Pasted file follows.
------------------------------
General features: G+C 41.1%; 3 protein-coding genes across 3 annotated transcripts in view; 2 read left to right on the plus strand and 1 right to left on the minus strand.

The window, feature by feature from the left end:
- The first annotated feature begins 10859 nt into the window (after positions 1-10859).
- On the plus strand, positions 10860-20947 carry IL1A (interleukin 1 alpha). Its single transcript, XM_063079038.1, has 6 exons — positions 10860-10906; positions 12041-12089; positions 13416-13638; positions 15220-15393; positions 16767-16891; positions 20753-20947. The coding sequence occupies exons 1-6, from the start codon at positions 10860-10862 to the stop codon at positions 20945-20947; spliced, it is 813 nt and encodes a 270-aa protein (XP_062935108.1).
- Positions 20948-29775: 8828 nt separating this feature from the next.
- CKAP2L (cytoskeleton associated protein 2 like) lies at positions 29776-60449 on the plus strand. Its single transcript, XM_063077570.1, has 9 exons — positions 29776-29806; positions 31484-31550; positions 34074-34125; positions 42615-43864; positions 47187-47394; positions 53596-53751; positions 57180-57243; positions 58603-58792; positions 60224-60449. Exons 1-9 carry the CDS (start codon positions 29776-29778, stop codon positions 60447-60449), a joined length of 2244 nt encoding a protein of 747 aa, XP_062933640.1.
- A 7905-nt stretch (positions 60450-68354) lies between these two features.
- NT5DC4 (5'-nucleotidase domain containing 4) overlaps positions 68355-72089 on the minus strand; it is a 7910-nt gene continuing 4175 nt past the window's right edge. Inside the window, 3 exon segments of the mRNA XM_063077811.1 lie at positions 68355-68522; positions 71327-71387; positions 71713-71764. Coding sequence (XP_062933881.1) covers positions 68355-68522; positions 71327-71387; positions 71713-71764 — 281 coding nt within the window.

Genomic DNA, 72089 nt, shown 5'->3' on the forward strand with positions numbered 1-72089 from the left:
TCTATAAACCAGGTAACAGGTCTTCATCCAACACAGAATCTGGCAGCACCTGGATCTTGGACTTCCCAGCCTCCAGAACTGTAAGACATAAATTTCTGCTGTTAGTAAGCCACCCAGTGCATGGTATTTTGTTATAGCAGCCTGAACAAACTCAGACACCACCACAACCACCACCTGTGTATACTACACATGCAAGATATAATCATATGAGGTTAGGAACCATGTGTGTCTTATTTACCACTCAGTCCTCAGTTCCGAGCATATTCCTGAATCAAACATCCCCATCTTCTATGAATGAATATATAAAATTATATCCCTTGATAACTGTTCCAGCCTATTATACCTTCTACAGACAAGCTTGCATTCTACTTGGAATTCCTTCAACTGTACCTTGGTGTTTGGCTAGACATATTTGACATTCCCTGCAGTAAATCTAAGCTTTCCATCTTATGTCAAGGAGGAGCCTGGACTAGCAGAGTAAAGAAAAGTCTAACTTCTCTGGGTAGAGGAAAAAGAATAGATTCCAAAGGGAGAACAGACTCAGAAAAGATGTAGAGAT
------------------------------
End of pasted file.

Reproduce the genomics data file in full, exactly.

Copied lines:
General features: G+C 41.1%; 3 protein-coding genes across 3 annotated transcripts in view; 2 read left to right on the plus strand and 1 right to left on the minus strand.

The window, feature by feature from the left end:
- The first annotated feature begins 10859 nt into the window (after positions 1-10859).
- On the plus strand, positions 10860-20947 carry IL1A (interleukin 1 alpha). Its single transcript, XM_063079038.1, has 6 exons — positions 10860-10906; positions 12041-12089; positions 13416-13638; positions 15220-15393; positions 16767-16891; positions 20753-20947. The coding sequence occupies exons 1-6, from the start codon at positions 10860-10862 to the stop codon at positions 20945-20947; spliced, it is 813 nt and encodes a 270-aa protein (XP_062935108.1).
- Positions 20948-29775: 8828 nt separating this feature from the next.
- CKAP2L (cytoskeleton associated protein 2 like) lies at positions 29776-60449 on the plus strand. Its single transcript, XM_063077570.1, has 9 exons — positions 29776-29806; positions 31484-31550; positions 34074-34125; positions 42615-43864; positions 47187-47394; positions 53596-53751; positions 57180-57243; positions 58603-58792; positions 60224-60449. Exons 1-9 carry the CDS (start codon positions 29776-29778, stop codon positions 60447-60449), a joined length of 2244 nt encoding a protein of 747 aa, XP_062933640.1.
- A 7905-nt stretch (positions 60450-68354) lies between these two features.
- NT5DC4 (5'-nucleotidase domain containing 4) overlaps positions 68355-72089 on the minus strand; it is a 7910-nt gene continuing 4175 nt past the window's right edge. Inside the window, 3 exon segments of the mRNA XM_063077811.1 lie at positions 68355-68522; positions 71327-71387; positions 71713-71764. Coding sequence (XP_062933881.1) covers positions 68355-68522; positions 71327-71387; positions 71713-71764 — 281 coding nt within the window.

Genomic DNA, 72089 nt, shown 5'->3' on the forward strand with positions numbered 1-72089 from the left:
TCTATAAACCAGGTAACAGGTCTTCATCCAACACAGAATCTGGCAGCACCTGGATCTTGGACTTCCCAGCCTCCAGAACTGTAAGACATAAATTTCTGCTGTTAGTAAGCCACCCAGTGCATGGTATTTTGTTATAGCAGCCTGAACAAACTCAGACACCACCACAACCACCACCTGTGTATACTACACATGCAAGATATAATCATATGAGGTTAGGAACCATGTGTGTCTTATTTACCACTCAGTCCTCAGTTCCGAGCATATTCCTGAATCAAACATCCCCATCTTCTATGAATGAATATATAAAATTATATCCCTTGATAACTGTTCCAGCCTATTATACCTTCTACAGACAAGCTTGCATTCTACTTGGAATTCCTTCAACTGTACCTTGGTGTTTGGCTAGACATATTTGACATTCCCTGCAGTAAATCTAAGCTTTCCATCTTATGTCAAGGAGGAGCCTGGACTAGCAGAGTAAAGAAAAGTCTAACTTCTCTGGGTAGAGGAAAAAGAATAGATTCCAAAGGGAGAACAGACTCAGAAAAGATGTAGAGAT